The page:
All Contents © Copyright 2009, Boston Neighborhood News, Inc.
COMMUNITY COMMENT
March 19, 2009
Time to extend low-power radio service into cities

By Gloria Tristani

While the number of radio stations is growing, ownership is concentrated in fewer and fewer hands due to widespread media consolidation. This means today's radio often offers national playlists, syndicated programming and other piped-in content that threatens localism and the diversity of voices on the public airwaves.

When I was a member of the Federal Communications Commission (FCC), we established low power radio service in 2000 as a partial antidote to the negative effects of consolidation.

Low power radio (LPFM) makes new licenses available for nonprofit community organizations, churches, schools, and local governments.

Low power radio informs people about what is going on in their neighborhood or town; features local musicians and unique programming that reflects the local culture; and breaks from the same homogenized content that pushed radio listeners away.

When LPFM was created, it was intended to reach across the whole country from rural areas, to towns and cities; only excluding the most congested urban markets like New York and Los Angeles. These ambitions were halted when Congress placed unfair restrictions on the service due to existing broadcasters' exaggerated charges of interference. Congress directed the FCC to commission a study to investigate these claims.

In 2003, MITRE, a not-for-profit engineering and consulting firm, concluded its report and found, as the FCC had from the beginning, that this service would not cause harmful interference to existing radio stations. There are currently 800 existing LPFMs, but there is space for hundreds, potentially thousands more if Congress acts to remove the unnecessary restrictions placed on this service.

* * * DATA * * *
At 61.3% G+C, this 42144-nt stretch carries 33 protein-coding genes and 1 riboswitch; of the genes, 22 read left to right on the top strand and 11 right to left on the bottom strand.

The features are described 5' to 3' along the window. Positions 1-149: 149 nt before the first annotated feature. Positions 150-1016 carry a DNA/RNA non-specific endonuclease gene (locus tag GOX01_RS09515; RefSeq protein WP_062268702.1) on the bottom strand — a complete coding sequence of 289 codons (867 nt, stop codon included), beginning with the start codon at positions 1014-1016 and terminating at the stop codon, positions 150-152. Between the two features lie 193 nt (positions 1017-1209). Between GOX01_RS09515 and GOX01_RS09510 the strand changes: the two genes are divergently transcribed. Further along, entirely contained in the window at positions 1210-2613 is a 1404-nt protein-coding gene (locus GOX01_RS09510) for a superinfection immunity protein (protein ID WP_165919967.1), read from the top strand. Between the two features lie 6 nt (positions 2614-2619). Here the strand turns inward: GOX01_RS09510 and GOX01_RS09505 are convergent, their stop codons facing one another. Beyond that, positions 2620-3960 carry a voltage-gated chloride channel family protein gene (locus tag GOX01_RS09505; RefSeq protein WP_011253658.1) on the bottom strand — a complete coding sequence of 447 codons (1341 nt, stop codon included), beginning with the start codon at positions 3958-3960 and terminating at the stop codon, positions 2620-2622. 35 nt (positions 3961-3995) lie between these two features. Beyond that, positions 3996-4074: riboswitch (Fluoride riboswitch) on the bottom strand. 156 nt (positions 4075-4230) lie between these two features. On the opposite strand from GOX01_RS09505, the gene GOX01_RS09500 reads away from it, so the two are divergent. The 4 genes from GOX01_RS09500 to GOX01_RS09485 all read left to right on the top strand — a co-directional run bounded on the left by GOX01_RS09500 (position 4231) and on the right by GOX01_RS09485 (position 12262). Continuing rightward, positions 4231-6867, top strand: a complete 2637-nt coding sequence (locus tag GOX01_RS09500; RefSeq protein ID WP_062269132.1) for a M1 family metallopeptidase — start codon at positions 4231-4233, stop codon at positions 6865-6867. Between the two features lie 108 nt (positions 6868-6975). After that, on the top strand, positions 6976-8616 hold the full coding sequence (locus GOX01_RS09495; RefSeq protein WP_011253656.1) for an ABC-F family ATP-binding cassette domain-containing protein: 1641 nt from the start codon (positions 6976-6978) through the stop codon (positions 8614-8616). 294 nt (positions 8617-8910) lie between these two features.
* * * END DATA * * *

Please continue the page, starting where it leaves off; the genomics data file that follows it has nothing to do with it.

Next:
There are wonderful examples of LPFM in rural areas, playing an important part in bringing communities together. Clay, West Virginia, is an Appalachian coal town just north of Charleston and is home to one of the only local radio stations in Clay County. WYAP-LP is run by a handful of dedicated volunteers and the programming ranges from bluegrass music, to coverage of local sports games - and on Friday they only play West Virginia artists, giving a boost to many old-time musicians throughout the area.

WQRZ-LP in Bay St. Louis, Mississippi, brought national attention to the life-saving potential of LPFM when station manager Bryce Phillips waded through Katrina's flood water with a battery-pack strapped to his back in order to keep the station on air-broadcasting important emergency information-in the face of the deadly storm.

In the fields of Southwest Florida, the Coalition of Immokalee Workers immigrant farmworkers who pick tomatoes for the largest fast-food companies and suppliers in the country, have carved out their slice of the airwaves with Radio Conciencia. WCIW-LP carries programming in Spanish, Haitian Creole, and a number of indigenous Mayan languages spoken by the workers who are currently battling against sub-poverty wages and in extreme cases, modern-day slavery in Florida's tomato fields.